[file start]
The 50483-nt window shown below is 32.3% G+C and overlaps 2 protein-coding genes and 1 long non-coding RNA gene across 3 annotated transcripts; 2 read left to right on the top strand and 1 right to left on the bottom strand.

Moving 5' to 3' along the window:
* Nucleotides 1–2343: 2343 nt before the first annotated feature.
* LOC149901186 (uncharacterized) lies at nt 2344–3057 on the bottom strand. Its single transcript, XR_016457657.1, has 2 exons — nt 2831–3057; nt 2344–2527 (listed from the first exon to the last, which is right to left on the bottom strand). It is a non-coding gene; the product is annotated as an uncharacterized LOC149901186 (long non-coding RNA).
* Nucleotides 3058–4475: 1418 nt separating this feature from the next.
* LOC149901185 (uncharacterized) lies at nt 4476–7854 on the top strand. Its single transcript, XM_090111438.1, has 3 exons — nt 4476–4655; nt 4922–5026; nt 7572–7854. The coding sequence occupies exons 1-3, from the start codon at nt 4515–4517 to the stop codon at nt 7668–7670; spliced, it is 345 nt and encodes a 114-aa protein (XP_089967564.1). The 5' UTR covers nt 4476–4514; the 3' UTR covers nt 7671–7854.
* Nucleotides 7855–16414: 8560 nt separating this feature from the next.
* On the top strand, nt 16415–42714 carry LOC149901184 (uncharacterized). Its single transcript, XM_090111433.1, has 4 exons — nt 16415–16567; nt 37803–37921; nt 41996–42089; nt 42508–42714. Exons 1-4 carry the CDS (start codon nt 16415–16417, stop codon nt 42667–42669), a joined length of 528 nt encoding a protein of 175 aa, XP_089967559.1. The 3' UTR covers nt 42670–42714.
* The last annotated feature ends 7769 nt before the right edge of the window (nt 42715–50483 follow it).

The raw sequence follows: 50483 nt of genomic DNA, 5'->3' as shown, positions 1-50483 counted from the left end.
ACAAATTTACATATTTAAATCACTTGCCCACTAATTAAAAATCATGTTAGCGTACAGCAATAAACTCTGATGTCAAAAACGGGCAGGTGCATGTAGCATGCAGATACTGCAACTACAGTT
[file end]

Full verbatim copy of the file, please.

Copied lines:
The 50483-nt window shown below is 32.3% G+C and overlaps 2 protein-coding genes and 1 long non-coding RNA gene across 3 annotated transcripts; 2 read left to right on the top strand and 1 right to left on the bottom strand.

Moving 5' to 3' along the window:
* Nucleotides 1–2343: 2343 nt before the first annotated feature.
* LOC149901186 (uncharacterized) lies at nt 2344–3057 on the bottom strand. Its single transcript, XR_016457657.1, has 2 exons — nt 2831–3057; nt 2344–2527 (listed from the first exon to the last, which is right to left on the bottom strand). It is a non-coding gene; the product is annotated as an uncharacterized LOC149901186 (long non-coding RNA).
* Nucleotides 3058–4475: 1418 nt separating this feature from the next.
* LOC149901185 (uncharacterized) lies at nt 4476–7854 on the top strand. Its single transcript, XM_090111438.1, has 3 exons — nt 4476–4655; nt 4922–5026; nt 7572–7854. The coding sequence occupies exons 1-3, from the start codon at nt 4515–4517 to the stop codon at nt 7668–7670; spliced, it is 345 nt and encodes a 114-aa protein (XP_089967564.1). The 5' UTR covers nt 4476–4514; the 3' UTR covers nt 7671–7854.
* Nucleotides 7855–16414: 8560 nt separating this feature from the next.
* On the top strand, nt 16415–42714 carry LOC149901184 (uncharacterized). Its single transcript, XM_090111433.1, has 4 exons — nt 16415–16567; nt 37803–37921; nt 41996–42089; nt 42508–42714. Exons 1-4 carry the CDS (start codon nt 16415–16417, stop codon nt 42667–42669), a joined length of 528 nt encoding a protein of 175 aa, XP_089967559.1. The 3' UTR covers nt 42670–42714.
* The last annotated feature ends 7769 nt before the right edge of the window (nt 42715–50483 follow it).

The raw sequence follows: 50483 nt of genomic DNA, 5'->3' as shown, positions 1-50483 counted from the left end.
ACAAATTTACATATTTAAATCACTTGCCCACTAATTAAAAATCATGTTAGCGTACAGCAATAAACTCTGATGTCAAAAACGGGCAGGTGCATGTAGCATGCAGATACTGCAACTACAGTT